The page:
Nicola Sturgeon has come under fire over the half a million older Scots who will miss out on the "enhanced" flu vaccine, amid claims that the Scottish Government was late ordering supplies.
But the First Minister warned Tory leader Ruth Davidson against "scaremongering" over public health, insisting ministers followed official expert advice on stockpiles.
Flu deaths in Scotland jumped to more than 330 last winter - up from 71 the year before.
The new Flu jab is now being recommended for everyone aged over 65 in other parts of the UK, although supply does exist south of the border. But it will only be available to over-75s in Scotland, after ministers were unable to buy enough of it in time for this year's vaccination programme.
Tory leader Ruth Davidson today revealed she had been contacted by a 72-year-old Scot who had bought the enhanced vaccine in Boots and asked why the Scottish Government was unable to guarantee supplies.
"Following last year's winter flu outbreak this is an issue of enormous concern for people - especially older people," she said.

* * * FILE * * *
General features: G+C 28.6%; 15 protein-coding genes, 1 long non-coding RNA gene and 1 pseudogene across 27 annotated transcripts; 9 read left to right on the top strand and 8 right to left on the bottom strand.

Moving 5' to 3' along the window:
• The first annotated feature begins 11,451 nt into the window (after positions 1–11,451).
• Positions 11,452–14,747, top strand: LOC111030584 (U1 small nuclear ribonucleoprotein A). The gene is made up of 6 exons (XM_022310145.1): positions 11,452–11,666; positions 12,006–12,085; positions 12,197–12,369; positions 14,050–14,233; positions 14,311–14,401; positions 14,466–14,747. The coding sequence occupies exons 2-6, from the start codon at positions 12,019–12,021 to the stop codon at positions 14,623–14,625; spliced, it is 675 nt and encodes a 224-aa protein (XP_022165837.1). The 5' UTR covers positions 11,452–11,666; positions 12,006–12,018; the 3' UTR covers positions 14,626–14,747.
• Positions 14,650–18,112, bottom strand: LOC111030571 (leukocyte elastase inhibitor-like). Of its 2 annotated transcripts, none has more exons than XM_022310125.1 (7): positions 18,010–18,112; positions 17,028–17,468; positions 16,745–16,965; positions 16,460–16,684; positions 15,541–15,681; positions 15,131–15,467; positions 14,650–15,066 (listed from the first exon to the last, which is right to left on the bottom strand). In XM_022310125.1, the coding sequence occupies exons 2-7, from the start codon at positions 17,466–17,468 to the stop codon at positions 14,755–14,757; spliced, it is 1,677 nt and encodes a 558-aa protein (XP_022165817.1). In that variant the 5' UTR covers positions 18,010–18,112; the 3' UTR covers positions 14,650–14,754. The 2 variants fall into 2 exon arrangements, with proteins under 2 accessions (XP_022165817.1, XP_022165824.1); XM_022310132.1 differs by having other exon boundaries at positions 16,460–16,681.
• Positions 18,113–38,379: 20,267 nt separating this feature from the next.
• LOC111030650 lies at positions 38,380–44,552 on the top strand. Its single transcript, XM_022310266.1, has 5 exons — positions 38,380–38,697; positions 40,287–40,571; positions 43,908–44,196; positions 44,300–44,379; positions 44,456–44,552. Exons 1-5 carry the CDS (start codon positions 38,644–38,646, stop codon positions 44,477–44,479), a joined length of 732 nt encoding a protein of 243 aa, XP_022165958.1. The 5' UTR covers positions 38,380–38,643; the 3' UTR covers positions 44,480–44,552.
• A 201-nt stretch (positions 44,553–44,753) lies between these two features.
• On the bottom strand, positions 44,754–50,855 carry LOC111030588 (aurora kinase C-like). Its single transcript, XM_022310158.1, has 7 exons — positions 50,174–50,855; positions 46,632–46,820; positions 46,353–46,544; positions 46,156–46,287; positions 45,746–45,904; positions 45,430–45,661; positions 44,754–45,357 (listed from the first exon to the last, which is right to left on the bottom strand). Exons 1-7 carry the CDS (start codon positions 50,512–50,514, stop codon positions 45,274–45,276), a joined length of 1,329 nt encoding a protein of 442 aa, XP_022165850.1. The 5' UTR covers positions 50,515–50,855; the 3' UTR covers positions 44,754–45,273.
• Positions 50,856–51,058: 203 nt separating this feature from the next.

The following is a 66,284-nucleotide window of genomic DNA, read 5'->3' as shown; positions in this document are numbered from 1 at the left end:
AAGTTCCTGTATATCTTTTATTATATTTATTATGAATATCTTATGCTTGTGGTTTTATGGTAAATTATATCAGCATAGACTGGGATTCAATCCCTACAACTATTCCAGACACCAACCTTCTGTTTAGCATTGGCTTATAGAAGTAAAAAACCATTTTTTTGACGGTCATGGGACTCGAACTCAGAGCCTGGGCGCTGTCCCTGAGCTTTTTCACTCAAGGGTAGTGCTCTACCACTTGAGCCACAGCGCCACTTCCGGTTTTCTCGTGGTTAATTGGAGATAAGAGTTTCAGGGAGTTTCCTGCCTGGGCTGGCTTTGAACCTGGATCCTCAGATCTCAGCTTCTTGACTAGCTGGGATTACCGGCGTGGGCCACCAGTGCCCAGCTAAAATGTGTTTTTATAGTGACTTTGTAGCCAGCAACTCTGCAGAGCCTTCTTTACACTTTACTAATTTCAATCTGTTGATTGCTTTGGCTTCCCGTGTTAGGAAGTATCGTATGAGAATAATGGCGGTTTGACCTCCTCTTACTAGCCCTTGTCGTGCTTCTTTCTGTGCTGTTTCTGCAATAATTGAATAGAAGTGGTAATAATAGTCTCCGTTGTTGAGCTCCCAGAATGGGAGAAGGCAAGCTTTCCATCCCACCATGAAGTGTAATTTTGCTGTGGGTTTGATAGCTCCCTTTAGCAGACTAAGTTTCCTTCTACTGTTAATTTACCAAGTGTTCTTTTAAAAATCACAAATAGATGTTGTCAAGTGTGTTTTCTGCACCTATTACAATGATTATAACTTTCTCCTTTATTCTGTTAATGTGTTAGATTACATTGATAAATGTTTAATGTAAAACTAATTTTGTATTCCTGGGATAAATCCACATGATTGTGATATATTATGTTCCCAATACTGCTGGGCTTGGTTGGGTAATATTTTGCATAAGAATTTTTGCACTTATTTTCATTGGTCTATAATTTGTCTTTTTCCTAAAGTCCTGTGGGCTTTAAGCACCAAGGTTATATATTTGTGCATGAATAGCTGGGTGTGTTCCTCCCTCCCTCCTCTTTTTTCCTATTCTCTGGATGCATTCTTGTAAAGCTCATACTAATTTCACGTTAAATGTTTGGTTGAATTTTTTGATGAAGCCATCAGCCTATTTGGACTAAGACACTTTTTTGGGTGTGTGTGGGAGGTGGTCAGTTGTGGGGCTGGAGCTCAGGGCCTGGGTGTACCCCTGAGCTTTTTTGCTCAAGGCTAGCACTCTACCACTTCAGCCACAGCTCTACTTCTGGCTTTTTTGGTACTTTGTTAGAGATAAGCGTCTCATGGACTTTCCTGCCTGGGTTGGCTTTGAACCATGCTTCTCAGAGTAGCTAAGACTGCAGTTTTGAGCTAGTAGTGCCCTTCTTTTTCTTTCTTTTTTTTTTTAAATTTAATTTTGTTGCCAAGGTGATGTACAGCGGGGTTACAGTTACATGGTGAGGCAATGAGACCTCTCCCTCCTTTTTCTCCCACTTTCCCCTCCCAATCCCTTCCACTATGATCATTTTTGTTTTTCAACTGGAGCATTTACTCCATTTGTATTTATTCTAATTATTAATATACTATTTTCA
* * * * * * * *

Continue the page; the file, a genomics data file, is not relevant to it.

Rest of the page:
The Tory leader old MSPs the maker of the new drug, Sequirus, confirmed there was a "sufficient supply" of flu vaccine this season.
"They say the only customers who were missing out are those who ordered late," the Tory leader said.
"So why is that half a million Scottish pensioners were told they can't have it?"
Ms Davidson added: "People just want this sorted and it's quite clear that something in the system hasn't worked this year."
But Ms Sturgeon warned MSPs must be "responsible" in the message they send out to the public on the issue.
"It is nobody interests to scaremonger amongst the population," she said.
Ms Sturgeon said the new ATIV vaccine is manufactured by one supplier who has had to "significantly ramp up production" for the whole fo the UK.
"That is why it was unable to guarantee sufficient supplies for everyone over 65, " Ms Sturgeon said.
The issue was UK-wide, she added.
"We are advised on vaccine policy by the independent expert committee on vaccination and immunisation and it was their recommendation that led to this, but let me stress that the vaccine offered to 65-74-year-olds this winter still provides full flu protection."